An important federal ruling has just been issued which declares that a lesbian couple facing immigration troubles has the standing to challenge the federal Defense of Marriage Act (DOMA) because it violates the constitutional rights of immigrants in same-sex marriages.  According to the Ventura County Star, the U.S. District Judge also ordered that a lawsuit, filed last year on behalf of Philippines citizen Jane DeLeon and her spouse Irma Rodgiguez, can proceed as a class-action case.

In her lawsuit, DeLeon claimed that she was eligible to obtain a green card, but wasn’t able to get a waiver she needs to obtain residency here because the U.S. government doesn’t recognize her same-sex marriage to an American.  The lawsuit was filed by the Los Angeles-based Center for Human Rights and Constitutional Law.  Their president, Peter Schey, claimed he hopes the decision will lead the government to reconsider visa application by same-sex couples.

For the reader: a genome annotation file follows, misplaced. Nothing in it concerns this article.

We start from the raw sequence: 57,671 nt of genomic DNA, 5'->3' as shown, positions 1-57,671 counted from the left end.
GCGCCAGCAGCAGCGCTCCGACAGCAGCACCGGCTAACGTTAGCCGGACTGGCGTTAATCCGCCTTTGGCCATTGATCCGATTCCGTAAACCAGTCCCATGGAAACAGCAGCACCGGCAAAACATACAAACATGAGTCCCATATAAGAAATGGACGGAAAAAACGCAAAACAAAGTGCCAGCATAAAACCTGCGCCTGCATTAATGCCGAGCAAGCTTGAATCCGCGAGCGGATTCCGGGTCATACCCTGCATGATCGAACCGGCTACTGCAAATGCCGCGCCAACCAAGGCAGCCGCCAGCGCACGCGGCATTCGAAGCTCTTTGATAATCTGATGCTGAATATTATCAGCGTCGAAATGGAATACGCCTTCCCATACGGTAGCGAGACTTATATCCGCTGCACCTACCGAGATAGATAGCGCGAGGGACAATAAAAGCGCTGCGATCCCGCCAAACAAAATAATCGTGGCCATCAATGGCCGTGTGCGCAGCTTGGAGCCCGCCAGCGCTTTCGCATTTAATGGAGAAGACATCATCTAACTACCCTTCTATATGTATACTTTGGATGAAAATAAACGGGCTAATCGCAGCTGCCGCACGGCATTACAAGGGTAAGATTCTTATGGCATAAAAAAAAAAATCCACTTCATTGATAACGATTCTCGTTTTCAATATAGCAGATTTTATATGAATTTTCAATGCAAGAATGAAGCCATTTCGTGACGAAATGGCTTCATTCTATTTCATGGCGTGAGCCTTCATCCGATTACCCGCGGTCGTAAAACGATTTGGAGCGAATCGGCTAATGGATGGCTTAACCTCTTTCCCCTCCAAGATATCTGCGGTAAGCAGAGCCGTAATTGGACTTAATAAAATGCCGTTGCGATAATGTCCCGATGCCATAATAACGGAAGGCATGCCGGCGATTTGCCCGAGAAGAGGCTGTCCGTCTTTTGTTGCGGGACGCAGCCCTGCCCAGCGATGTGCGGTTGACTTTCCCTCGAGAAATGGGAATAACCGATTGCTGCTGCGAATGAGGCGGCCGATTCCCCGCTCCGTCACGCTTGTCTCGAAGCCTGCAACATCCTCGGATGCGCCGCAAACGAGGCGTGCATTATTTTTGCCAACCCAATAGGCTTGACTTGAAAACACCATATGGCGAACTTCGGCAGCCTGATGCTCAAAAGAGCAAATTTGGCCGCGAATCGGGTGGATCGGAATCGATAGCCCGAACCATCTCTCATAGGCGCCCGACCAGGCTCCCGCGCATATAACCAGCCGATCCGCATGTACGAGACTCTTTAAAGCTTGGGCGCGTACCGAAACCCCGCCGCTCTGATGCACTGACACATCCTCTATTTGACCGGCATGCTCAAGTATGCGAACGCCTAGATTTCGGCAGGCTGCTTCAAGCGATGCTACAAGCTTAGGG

DeLeon has asserted that her visa application was denied solely because “we have a same-sex marriage.”  This case is but one of a number of challenges brought by same-sex couples – some facing immigration troubles – over the 1996 law that prohibits the U.S. government from recognizing same-sex marriages, which is now under review by the U.S. Supreme Court.

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